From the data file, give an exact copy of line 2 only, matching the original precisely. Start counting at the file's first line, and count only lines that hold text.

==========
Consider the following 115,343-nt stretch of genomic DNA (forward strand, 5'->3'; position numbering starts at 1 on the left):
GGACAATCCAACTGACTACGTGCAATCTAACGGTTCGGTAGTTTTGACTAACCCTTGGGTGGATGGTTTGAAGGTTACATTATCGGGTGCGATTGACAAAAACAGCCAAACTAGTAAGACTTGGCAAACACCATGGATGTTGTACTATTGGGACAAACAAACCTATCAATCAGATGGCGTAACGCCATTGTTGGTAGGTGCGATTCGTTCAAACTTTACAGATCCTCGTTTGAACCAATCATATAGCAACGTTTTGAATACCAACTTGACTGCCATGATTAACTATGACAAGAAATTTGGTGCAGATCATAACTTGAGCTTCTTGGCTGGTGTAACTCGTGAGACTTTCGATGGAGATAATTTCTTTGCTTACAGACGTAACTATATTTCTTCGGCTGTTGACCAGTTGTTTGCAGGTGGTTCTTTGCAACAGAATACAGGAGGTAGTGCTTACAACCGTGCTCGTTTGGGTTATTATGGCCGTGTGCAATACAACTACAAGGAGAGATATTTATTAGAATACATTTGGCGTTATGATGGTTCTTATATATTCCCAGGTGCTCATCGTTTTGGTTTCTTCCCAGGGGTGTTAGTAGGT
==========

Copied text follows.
GGACAATCCAACTGACTACGTGCAATCTAACGGTTCGGTAGTTTTGACTAACCCTTGGGTGGATGGTTTGAAGGTTACATTATCGGGTGCGATTGACAAAAACAGCCAAACTAGTAAGACTTGGCAAACACCATGGATGTTGTACTATTGGGACAAACAAACCTATCAATCAGATGGCGTAACGCCATTGTTGGTAGGTGCGATTCGTTCAAACTTTACAGATCCTCGTTTGAACCAATCATATAGCAACGTTTTGAATACCAACTTGACTGCCATGATTAACTATGACAAGAAATTTGGTGCAGATCATAACTTGAGCTTCTTGGCTGGTGTAACTCGTGAGACTTTCGATGGAGATAATTTCTTTGCTTACAGACGTAACTATATTTCTTCGGCTGTTGACCAGTTGTTTGCAGGTGGTTCTTTGCAACAGAATACAGGAGGTAGTGCTTACAACCGTGCTCGTTTGGGTTATTATGGCCGTGTGCAATACAACTACAAGGAGAGATATTTATTAGAATACATTTGGCGTTATGATGGTTCTTATATATTCCCAGGTGCTCATCGTTTTGGTTTCTTCCCAGGGGTGTTAGTAGGT